By BRIAN MELLEY and AMANDA LEE MYERS
LOS ANGELES (AP) — Teachers across California may have breathed a sigh of relief when an appellate court upheld job protection that has long been considered sacrosanct.
But the court's unanimous ruling that found teacher tenure is constitutional and doesn't deprive students of a fair education may not be settled if the state's highest court decides to review the case, which has ramifications for more than 6 million students and tens of thousands of teachers.
A lawyer representing nine students who sued the state — and won at the trial court — vowed Friday to appeal to the California Supreme Court and expressed confidence they have what's needed to prevail.
"We knew there would be three rounds to this fight," attorney Theodore Boutrous Jr. said. "We think we will win the third and final round because we know we are on the right side of this case and the right side of history."
Attorney Michael Rubin, who defended teachers unions in the case, said he doesn't think the California Supreme Court will take up the issue, saying it broke no new ground in its analysis of constitutional principles.
"It puts to rest — we believe forever — the constitutional attacks on job security for teachers," Rubin said Thursday.
If the California Supreme Court takes up the case, the attorneys representing the students who filed the lawsuit are facing an uphill battle because the appellate court's opinion is "very soundly and tightly reasoned," said Bill Koski, a Stanford Law professor who directs the school's Youth and Education Law Project.
"The appellate court made it pretty clear: This might not be the wisest set of statutes but it's not our job to say what's wise or smart, it's our job to decide what's constitutional," he said.
In Thursday's ruling, the 2nd District Court of Appeal acknowledged that the case did reveal problems with tenure and layoff statutes, and showed the "deleterious impact" of staffing decisions on poor and minority students. But it said state law wasn't to blame.
"Some principals rid their schools of highly ineffective teachers by transferring them to other schools, often to low-income schools," Boren wrote. "This phenomenon is extremely troubling and should not be allowed to occur, but it does not inevitably flow from the challenged statutes."
The ruling reverses a Los Angeles Superior Court judge who found evidence to "shock the conscience" that incompetent teachers were almost impossible to fire because of tenure laws and that schools in poor neighborhoods were dumping grounds for bad teachers.
The closely watched case highlighted tensions between teacher unions, school leaders, lawmakers and well-funded education reform groups over whether policies like tenure and firing teachers with the least seniority keep ineffective instructors in the classroom, particularly in already low-performing schools.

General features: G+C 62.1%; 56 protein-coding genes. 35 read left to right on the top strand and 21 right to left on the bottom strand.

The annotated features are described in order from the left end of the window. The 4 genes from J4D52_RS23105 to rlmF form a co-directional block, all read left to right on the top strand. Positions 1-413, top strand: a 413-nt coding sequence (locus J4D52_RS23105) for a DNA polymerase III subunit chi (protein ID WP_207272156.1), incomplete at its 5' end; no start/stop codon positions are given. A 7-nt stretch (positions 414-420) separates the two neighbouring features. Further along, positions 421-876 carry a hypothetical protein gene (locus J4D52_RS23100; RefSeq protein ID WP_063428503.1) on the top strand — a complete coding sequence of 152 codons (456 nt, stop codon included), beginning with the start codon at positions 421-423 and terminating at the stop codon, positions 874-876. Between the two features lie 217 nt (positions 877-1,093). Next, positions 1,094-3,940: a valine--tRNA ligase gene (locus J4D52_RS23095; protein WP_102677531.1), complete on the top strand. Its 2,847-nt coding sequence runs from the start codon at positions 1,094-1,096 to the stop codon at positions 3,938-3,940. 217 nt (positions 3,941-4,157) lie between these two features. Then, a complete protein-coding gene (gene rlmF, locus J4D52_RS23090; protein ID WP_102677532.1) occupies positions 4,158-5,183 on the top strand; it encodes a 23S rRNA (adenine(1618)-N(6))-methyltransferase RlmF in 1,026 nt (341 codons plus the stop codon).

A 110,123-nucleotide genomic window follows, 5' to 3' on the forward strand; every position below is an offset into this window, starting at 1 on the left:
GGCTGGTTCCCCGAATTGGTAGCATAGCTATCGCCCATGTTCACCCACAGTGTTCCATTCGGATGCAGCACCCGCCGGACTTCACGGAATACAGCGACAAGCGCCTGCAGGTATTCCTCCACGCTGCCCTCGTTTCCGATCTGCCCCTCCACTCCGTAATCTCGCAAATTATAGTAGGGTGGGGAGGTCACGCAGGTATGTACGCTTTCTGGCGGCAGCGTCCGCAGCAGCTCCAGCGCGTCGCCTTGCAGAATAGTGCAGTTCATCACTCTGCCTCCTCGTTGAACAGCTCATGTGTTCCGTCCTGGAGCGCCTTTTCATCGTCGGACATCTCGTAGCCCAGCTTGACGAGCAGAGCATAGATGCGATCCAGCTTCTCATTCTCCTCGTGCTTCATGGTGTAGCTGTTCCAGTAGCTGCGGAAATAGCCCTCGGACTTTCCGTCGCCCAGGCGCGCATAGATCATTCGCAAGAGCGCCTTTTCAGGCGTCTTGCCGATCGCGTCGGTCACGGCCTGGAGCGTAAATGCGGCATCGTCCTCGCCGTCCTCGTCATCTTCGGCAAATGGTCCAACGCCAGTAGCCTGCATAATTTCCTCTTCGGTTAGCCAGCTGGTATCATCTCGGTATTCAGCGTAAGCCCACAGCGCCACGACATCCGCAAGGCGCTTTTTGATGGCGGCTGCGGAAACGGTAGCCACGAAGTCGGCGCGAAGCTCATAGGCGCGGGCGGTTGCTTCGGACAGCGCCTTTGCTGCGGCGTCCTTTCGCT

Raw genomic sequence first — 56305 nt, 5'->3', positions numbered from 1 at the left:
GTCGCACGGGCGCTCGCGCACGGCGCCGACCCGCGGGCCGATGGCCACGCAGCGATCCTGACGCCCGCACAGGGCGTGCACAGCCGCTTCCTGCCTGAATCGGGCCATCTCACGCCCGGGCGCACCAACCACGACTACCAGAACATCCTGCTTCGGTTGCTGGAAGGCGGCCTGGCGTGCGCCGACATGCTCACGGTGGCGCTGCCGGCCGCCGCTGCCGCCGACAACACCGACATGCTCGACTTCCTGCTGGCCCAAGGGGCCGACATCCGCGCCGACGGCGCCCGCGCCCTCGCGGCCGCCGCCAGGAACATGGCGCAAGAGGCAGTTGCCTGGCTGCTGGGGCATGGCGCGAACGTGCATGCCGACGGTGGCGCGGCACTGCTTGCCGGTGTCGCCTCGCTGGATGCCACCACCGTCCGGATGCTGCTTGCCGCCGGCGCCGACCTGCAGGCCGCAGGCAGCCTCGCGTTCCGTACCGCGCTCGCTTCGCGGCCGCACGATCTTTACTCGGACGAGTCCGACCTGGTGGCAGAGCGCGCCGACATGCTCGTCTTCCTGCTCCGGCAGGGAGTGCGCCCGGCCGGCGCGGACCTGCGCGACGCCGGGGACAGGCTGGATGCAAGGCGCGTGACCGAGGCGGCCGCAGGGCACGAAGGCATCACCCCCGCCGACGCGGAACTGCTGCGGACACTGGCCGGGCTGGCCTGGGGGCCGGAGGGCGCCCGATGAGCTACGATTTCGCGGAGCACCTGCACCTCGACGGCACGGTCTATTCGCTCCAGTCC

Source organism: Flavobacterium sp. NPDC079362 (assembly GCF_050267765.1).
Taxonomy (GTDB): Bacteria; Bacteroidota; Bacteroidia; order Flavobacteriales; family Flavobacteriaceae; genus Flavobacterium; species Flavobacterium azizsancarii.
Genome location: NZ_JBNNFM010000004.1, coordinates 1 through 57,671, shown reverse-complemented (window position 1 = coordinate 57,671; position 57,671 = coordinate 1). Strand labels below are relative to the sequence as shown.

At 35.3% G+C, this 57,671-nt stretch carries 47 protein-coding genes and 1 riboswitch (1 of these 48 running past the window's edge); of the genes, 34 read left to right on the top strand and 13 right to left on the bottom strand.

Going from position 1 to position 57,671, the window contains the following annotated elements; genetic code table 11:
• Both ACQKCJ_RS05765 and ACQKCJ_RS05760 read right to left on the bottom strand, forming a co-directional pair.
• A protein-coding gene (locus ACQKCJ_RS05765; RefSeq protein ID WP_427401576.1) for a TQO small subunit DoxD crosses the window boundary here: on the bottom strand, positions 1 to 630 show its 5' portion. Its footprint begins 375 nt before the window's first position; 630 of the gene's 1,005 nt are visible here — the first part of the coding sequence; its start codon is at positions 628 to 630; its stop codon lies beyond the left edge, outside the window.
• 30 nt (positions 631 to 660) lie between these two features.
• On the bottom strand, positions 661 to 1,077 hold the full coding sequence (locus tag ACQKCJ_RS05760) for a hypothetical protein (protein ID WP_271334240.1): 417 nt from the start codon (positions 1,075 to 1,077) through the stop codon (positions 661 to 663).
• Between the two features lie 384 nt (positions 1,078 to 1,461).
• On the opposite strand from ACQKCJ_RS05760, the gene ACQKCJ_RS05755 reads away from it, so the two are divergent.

Stuart Biegel, a law and education professor at the University of California, Los Angeles, said the California Supreme Court is likely to take up the case because it has state and national implications.
But, he said the high court is likely to side with the appellate court decision, which he described as "much more sophisticated in its reasoning" than the trial judge's.
He said the proper venue for the fight is at the Legislature, as opposed to the courts. Even if the plaintiffs end up being successful in getting the state's tenure statutes thrown out, the Legislature would need to craft new law as a result.
"Litigation can be a very powerful vehicle and oftentimes it's the correct vehicle," he said. "But in this case I felt from the beginning that it was the wrong direction for plaintiffs to take."
Boutrous, the plaintiff's lawyer, said there are a number of "strong avenues" he has to appeal the appellate court's ruling.
He said the court erred by not relying on the trial judge's factual findings and incorrectly blamed school administrators for the failures of the education system. He also said he thought the court was incorrect in finding that the plaintiffs didn't prove the state's tenure laws violate students' right to a quality education.
Regardless of the result of an appeal, the case has escalated the national conversation around teacher tenure and its potential unintended consequences, and that's a good thing, said Katharine Strunk, an education and policy professor at the University of Southern California.
She pointed to similar lawsuits in New York and Minnesota.
"What this case has done is highlight the fact that the laws in place enable the unequal distribution of teachers across schools and kids," she said. "The critical piece is that we continue to have a conversation about how to fix these problems."
(Copyright 2016 by The Associated Press. All Rights Reserved.)